Almost all grandparents realize that their grandchildren benefit when they read to them. However, if you want to really maximize the educational benefit of such an activity, you should READ when you read. And just what is READ?
Remember when teachers told you reading was good for you? They were right. And now reading is even associated with living longer.
Researchers at the Yale University School of Public Health have discovered that book readers have a “significant survival advantage” over those who don’t read books.
How old is really old?
Apparently, the answer depends on the age of the person responding to the question.
With a week left until Christmas, family members all over the world are making silent, solemn, last-minute promises to be nice and not naughty this season when they gather together to celebrate the holidays.
When my wife and I babysat our two grandchildren this past weekend, we knew we would have fun. But we didn’t know we would be boosting our brain power as well.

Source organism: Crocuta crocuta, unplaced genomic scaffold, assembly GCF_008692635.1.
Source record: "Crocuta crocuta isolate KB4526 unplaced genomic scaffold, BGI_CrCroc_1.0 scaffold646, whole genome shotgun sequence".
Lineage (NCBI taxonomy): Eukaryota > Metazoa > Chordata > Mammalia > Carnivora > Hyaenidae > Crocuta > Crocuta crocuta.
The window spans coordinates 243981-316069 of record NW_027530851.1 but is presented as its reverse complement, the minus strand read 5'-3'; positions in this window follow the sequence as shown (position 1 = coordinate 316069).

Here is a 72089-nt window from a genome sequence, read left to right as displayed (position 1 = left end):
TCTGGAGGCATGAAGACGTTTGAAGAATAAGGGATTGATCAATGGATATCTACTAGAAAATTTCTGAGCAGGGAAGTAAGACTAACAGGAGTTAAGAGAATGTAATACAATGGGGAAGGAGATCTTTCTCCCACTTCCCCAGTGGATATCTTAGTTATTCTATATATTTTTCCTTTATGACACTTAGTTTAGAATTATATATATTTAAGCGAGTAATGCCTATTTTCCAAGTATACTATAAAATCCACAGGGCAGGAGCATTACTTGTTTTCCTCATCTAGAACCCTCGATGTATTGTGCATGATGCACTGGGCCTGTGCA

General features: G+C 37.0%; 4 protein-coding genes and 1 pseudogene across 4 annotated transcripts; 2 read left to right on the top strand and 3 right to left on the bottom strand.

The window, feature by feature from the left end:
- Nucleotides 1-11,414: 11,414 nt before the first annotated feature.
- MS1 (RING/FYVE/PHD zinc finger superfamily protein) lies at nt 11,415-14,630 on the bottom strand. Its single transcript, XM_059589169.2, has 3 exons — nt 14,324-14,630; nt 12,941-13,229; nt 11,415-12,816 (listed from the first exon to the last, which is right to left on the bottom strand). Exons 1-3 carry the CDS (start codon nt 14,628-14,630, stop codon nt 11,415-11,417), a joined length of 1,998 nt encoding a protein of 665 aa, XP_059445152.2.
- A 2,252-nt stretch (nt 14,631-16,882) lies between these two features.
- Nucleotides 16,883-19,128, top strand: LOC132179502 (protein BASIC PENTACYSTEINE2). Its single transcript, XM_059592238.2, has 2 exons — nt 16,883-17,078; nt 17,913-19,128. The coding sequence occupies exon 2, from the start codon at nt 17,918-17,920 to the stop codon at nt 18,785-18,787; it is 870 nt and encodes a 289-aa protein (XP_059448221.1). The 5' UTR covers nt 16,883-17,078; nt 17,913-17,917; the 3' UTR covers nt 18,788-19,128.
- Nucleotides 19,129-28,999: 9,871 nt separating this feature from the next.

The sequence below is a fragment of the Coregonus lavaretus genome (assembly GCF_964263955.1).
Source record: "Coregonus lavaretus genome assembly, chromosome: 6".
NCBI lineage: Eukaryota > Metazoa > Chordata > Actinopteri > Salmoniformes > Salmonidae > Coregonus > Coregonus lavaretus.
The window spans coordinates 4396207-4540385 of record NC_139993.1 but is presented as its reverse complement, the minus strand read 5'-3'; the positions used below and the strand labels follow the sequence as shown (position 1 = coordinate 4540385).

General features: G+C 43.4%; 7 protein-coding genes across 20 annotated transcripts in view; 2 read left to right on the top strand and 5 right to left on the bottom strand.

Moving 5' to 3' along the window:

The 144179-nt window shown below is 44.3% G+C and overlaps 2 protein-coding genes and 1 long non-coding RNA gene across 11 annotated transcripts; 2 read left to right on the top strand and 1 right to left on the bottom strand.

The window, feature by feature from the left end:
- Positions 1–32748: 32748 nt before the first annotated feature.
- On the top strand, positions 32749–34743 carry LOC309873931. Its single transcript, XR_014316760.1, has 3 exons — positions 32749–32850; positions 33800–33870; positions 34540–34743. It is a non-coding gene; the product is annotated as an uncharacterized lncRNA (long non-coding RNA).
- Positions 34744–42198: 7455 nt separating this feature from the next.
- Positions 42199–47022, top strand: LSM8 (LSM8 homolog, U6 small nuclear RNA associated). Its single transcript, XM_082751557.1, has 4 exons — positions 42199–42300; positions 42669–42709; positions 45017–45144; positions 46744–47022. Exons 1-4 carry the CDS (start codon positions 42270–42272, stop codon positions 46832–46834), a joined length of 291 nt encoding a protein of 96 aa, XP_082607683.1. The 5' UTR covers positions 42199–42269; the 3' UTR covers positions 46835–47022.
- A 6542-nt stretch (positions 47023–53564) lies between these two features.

If you know the nursery rhyme story of Jack Sprat and his wife, then you have an idea of the relationship my wife of 44 years, Judy, and I have. If you’re not familiar with the child’s poem, here is the first stanza:
Even after 50 years of astonished viewing, the meaning of 2001: A Space Odyssey remains open to discussion.
As someone who writes for a living, I know well the rewards of having written. But you don’t have to be a professional writer to gain from writing.
In America, 1968 was a turbulent year. There were two assassinations, anti-war demonstrators in the street, students taking over college campuses, cities torched and burning, and an increasingly unpopular war in Southeast Asia that was claiming lives daily.
In 2011, when my wife and I decided to sell our three-story home in New Jersey and move to an apartment just three Metro stops from Washington, D.C., we had no idea we would be becoming part of a growing Baby Boomer trend.